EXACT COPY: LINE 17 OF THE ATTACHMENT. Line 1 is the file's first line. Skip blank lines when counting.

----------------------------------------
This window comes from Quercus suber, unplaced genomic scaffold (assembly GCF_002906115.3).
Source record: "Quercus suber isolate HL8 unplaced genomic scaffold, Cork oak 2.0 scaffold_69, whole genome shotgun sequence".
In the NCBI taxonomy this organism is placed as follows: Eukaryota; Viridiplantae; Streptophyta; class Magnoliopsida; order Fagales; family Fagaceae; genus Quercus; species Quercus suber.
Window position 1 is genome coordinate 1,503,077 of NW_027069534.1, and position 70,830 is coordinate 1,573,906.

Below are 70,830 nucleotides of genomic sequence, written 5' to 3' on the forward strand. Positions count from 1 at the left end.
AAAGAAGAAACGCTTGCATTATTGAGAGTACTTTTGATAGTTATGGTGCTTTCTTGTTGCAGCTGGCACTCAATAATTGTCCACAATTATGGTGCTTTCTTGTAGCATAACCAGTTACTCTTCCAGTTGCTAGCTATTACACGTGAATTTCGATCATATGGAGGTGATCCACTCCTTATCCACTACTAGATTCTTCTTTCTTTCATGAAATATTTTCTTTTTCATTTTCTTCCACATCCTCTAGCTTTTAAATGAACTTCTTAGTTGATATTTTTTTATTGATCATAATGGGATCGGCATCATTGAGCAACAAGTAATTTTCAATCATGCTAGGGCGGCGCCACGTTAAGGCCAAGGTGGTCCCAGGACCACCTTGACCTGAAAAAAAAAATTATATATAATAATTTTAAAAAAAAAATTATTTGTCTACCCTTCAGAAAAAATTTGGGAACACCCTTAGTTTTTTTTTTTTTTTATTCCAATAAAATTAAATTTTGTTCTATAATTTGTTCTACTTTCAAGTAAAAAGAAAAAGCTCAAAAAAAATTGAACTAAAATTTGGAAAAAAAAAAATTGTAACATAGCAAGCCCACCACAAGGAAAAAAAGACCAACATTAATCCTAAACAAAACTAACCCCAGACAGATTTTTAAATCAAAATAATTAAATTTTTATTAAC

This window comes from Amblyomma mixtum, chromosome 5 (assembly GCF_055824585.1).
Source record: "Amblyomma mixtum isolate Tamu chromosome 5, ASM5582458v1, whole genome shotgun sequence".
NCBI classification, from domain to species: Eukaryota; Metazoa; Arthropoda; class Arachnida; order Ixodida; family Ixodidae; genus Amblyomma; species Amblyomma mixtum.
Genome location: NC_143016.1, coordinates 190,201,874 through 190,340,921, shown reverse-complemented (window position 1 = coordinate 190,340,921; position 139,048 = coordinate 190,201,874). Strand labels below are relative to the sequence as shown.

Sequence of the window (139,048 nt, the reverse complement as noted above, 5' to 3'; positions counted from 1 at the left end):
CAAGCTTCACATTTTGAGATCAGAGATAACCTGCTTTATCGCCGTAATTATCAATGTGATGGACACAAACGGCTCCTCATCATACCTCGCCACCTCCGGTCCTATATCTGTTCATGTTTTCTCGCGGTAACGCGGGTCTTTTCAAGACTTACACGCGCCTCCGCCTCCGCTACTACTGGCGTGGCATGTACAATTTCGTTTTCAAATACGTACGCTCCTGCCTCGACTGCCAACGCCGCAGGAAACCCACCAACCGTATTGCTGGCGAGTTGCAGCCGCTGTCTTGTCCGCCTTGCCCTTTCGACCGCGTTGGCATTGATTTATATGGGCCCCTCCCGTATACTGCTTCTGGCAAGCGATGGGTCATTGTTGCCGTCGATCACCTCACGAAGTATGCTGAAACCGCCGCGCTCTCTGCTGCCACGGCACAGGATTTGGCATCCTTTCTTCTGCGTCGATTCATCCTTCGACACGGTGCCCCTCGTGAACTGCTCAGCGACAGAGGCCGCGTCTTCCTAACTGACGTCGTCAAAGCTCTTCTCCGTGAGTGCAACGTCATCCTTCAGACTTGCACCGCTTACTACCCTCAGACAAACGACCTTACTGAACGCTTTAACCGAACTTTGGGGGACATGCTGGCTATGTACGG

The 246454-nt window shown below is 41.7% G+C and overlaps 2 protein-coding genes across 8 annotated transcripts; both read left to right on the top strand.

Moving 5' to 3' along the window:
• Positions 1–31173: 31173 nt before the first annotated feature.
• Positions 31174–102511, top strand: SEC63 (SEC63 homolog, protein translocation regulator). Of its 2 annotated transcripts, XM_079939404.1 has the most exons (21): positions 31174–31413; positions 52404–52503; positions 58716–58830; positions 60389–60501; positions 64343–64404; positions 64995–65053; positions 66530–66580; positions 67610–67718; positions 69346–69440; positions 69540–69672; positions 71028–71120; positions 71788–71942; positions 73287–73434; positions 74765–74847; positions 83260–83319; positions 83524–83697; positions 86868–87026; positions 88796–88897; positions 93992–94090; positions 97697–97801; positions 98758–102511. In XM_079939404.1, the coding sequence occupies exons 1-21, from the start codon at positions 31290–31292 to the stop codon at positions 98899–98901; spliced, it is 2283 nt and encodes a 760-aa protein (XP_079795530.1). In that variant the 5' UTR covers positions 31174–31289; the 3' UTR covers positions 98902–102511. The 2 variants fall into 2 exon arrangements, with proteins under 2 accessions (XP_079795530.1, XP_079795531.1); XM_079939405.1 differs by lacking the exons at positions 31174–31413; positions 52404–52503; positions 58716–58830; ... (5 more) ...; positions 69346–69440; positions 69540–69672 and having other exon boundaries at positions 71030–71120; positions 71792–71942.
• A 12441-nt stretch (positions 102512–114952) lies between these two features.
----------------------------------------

• A 12441-nt stretch (positions 102512–114952) lies between these two features.